I’m not sure that any Laws were broken here, although one wonders about misleading practices and the Consumer Protection from Unfair Trading Regulations 2008. I do think it’s poor practice and would advise anyone looking at their insurance to explore all possibilities and to look at the comparison sites and then look at the site directly for further comparison. Make sure you have the cover you want and contact the company if you see anomalies. My guess is that this practice is quite widespread and that we need to make sure that we are not being ripped off as well as ensuring that we have the cover that we want and need.
Lots more information about comparison websites, approved sites etc here.
From the 9th July 2015 The EU ADR Directive was supposed to come into force. It was delayed until the 1st October. This compels the government to ensure that ADR schemes are in place.
ADR is a process that enables disputes between a consumer and a business to be settled via an independent mechanism outside the court system and can provide a quicker resolution. There are different forms of ADR:
Arbitration – an impartial and independent third party will decide how to resolve your dispute. In most cases, the arbitrator’s decision is binding and cannot be challenged in court. Costs vary and sometimes arbitration is free as with IDRS and ACAS services.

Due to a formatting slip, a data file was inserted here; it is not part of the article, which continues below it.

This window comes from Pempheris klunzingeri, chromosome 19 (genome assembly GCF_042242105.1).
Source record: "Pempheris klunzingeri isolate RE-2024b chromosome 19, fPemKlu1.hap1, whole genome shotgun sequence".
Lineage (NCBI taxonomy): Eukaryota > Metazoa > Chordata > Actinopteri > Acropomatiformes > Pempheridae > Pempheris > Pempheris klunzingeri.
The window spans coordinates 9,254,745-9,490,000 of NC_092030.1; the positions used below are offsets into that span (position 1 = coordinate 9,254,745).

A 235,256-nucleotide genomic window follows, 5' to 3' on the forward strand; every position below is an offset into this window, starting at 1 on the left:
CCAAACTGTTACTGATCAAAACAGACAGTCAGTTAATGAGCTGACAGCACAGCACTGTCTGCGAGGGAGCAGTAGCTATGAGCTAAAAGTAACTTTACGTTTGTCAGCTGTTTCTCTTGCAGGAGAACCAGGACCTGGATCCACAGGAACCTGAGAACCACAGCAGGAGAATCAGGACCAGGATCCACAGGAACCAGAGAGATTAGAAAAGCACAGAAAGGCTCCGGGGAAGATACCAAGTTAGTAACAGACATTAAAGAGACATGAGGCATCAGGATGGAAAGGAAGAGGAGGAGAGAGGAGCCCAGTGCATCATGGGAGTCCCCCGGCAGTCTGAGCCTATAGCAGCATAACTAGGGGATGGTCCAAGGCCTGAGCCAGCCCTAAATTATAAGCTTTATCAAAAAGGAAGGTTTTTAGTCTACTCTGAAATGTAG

Adjudication – by ombudsmen (or ADR provider) and free to the consumer. Binding on the trader (they lose membership if don’t abide by the rules but this rare) but not on you should you not agree and want to take the matter to court.
Mediation/conciliation – remains confidential and cannot be used in a later court hearing. The cost varies: in some instances it’s free; in others, it can get expensive. By the very nature of the word “mediation” someone will work with you and the other party to reach a decision. If agreement is made and signed this is legally binding. You would only be to go to court to enforce it if necessary.
Negotiation – which is used most commonly in employment situations. You can choose to have a union rep or someone else present while you negotiate.